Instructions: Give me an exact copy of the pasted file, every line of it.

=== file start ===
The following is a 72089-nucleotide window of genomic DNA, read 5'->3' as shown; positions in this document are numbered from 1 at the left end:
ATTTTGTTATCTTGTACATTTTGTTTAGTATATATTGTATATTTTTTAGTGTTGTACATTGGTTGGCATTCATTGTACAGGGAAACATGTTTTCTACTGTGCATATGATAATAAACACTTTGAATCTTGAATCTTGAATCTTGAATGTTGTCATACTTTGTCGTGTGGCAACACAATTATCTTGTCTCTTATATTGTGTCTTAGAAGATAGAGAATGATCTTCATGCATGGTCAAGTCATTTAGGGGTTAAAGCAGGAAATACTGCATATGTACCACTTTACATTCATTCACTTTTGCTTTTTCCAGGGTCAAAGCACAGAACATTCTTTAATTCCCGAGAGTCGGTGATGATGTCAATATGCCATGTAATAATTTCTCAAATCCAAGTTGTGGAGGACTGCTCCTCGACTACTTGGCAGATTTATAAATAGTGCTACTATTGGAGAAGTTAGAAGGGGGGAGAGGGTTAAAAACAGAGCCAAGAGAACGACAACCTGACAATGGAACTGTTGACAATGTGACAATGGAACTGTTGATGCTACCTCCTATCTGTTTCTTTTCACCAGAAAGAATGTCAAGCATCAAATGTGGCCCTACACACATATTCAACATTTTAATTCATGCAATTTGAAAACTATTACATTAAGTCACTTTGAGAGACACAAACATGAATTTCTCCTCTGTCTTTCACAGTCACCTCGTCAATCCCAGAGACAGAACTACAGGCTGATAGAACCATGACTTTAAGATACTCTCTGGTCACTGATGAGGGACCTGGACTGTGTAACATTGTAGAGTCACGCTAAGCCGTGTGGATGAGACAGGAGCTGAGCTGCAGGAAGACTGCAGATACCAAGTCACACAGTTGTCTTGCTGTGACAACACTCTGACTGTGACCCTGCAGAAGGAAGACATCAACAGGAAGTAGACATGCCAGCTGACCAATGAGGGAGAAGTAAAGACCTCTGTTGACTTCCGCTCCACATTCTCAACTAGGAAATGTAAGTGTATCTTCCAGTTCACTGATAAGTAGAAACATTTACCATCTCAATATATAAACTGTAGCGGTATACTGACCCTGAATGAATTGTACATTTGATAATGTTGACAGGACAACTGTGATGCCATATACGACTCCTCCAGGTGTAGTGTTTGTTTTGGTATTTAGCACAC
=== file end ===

The following is a 72089-nucleotide window of genomic DNA, read 5'->3' as shown; positions in this document are numbered from 1 at the left end:
ATTTTGTTATCTTGTACATTTTGTTTAGTATATATTGTATATTTTTTAGTGTTGTACATTGGTTGGCATTCATTGTACAGGGAAACATGTTTTCTACTGTGCATATGATAATAAACACTTTGAATCTTGAATCTTGAATCTTGAATGTTGTCATACTTTGTCGTGTGGCAACACAATTATCTTGTCTCTTATATTGTGTCTTAGAAGATAGAGAATGATCTTCATGCATGGTCAAGTCATTTAGGGGTTAAAGCAGGAAATACTGCATATGTACCACTTTACATTCATTCACTTTTGCTTTTTCCAGGGTCAAAGCACAGAACATTCTTTAATTCCCGAGAGTCGGTGATGATGTCAATATGCCATGTAATAATTTCTCAAATCCAAGTTGTGGAGGACTGCTCCTCGACTACTTGGCAGATTTATAAATAGTGCTACTATTGGAGAAGTTAGAAGGGGGGAGAGGGTTAAAAACAGAGCCAAGAGAACGACAACCTGACAATGGAACTGTTGACAATGTGACAATGGAACTGTTGATGCTACCTCCTATCTGTTTCTTTTCACCAGAAAGAATGTCAAGCATCAAATGTGGCCCTACACACATATTCAACATTTTAATTCATGCAATTTGAAAACTATTACATTAAGTCACTTTGAGAGACACAAACATGAATTTCTCCTCTGTCTTTCACAGTCACCTCGTCAATCCCAGAGACAGAACTACAGGCTGATAGAACCATGACTTTAAGATACTCTCTGGTCACTGATGAGGGACCTGGACTGTGTAACATTGTAGAGTCACGCTAAGCCGTGTGGATGAGACAGGAGCTGAGCTGCAGGAAGACTGCAGATACCAAGTCACACAGTTGTCTTGCTGTGACAACACTCTGACTGTGACCCTGCAGAAGGAAGACATCAACAGGAAGTAGACATGCCAGCTGACCAATGAGGGAGAAGTAAAGACCTCTGTTGACTTCCGCTCCACATTCTCAACTAGGAAATGTAAGTGTATCTTCCAGTTCACTGATAAGTAGAAACATTTACCATCTCAATATATAAACTGTAGCGGTATACTGACCCTGAATGAATTGTACATTTGATAATGTTGACAGGACAACTGTGATGCCATATACGACTCCTCCAGGTGTAGTGTTTGTTTTGGTATTTAGCACAC